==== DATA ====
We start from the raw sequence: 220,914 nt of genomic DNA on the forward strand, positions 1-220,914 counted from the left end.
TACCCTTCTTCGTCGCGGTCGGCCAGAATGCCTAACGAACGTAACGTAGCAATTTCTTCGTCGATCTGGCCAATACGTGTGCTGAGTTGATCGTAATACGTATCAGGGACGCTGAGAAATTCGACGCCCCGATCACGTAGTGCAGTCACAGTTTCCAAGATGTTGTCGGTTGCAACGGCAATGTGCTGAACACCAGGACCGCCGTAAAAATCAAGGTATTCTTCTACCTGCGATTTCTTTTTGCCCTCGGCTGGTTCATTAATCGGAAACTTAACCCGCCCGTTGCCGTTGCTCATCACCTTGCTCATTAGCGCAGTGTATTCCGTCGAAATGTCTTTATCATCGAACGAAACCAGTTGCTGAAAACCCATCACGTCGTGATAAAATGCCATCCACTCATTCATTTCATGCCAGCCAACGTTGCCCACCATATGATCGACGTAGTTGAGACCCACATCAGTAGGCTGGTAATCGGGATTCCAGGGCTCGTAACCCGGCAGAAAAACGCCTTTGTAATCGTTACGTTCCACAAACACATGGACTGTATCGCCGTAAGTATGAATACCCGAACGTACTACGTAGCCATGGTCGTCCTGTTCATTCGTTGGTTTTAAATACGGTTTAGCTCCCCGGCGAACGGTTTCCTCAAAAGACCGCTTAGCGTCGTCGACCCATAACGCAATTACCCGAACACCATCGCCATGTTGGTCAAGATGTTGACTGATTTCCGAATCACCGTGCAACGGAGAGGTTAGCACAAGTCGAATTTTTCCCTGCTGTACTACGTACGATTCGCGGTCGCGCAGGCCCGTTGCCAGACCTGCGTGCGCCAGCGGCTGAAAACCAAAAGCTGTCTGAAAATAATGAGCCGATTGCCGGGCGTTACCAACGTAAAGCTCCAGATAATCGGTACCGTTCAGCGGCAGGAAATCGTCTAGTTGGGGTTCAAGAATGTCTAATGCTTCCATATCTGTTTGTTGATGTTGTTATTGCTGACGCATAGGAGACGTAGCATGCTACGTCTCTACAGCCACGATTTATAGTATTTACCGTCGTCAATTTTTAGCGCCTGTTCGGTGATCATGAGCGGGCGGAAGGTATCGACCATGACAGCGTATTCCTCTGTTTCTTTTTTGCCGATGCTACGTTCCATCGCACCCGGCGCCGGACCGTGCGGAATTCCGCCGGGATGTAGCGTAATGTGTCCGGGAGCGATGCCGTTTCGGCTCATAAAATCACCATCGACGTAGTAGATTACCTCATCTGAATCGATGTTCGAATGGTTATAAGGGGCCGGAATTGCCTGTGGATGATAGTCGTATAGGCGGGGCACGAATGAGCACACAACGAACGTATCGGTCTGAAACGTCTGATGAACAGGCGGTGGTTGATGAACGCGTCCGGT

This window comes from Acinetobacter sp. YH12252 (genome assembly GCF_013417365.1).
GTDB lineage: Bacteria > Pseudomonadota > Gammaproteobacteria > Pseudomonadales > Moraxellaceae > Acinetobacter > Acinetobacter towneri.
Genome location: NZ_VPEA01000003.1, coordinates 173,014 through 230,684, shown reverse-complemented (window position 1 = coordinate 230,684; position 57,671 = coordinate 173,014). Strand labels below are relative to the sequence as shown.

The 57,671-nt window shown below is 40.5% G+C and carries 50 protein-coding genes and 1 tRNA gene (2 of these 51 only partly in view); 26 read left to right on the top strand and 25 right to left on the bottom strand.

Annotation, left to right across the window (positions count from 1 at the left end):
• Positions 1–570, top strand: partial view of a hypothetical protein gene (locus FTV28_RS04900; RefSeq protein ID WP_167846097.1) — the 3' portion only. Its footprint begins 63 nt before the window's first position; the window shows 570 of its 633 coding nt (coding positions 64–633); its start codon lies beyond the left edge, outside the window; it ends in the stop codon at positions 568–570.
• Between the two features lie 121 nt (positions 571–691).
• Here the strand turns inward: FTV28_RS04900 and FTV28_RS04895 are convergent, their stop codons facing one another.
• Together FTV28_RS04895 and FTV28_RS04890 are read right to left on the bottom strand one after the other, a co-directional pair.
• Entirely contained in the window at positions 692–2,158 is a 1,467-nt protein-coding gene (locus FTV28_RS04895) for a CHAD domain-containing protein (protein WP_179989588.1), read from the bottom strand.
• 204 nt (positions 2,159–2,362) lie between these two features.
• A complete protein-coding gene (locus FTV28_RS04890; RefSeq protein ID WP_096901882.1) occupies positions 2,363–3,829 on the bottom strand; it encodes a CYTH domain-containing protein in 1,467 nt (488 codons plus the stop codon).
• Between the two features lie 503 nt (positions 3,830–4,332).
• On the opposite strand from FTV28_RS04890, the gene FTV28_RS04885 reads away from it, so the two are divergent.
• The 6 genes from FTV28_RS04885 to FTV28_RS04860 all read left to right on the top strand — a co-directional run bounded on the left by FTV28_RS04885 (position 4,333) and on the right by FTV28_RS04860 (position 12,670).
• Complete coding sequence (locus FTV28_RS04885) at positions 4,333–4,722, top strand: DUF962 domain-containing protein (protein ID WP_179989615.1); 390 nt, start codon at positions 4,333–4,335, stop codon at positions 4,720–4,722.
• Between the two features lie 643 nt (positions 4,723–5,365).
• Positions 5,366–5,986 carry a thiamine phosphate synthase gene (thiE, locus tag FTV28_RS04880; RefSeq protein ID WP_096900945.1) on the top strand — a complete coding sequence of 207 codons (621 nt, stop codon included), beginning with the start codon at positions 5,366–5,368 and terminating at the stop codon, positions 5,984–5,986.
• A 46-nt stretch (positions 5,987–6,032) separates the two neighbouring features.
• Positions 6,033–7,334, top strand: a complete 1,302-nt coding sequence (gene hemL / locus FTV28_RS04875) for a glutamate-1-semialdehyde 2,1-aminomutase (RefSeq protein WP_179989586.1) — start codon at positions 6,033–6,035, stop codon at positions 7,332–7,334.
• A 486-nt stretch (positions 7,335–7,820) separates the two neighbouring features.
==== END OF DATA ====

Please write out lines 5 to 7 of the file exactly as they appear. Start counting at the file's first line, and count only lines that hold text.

Genome location: NZ_VPEA01000003.1, coordinates 173,014 through 230,684, shown reverse-complemented (window position 1 = coordinate 230,684; position 57,671 = coordinate 173,014). Strand labels below are relative to the sequence as shown.

The 57,671-nt window shown below is 40.5% G+C and carries 50 protein-coding genes and 1 tRNA gene (2 of these 51 only partly in view); 26 read left to right on the top strand and 25 right to left on the bottom strand.

Annotation, left to right across the window (positions count from 1 at the left end):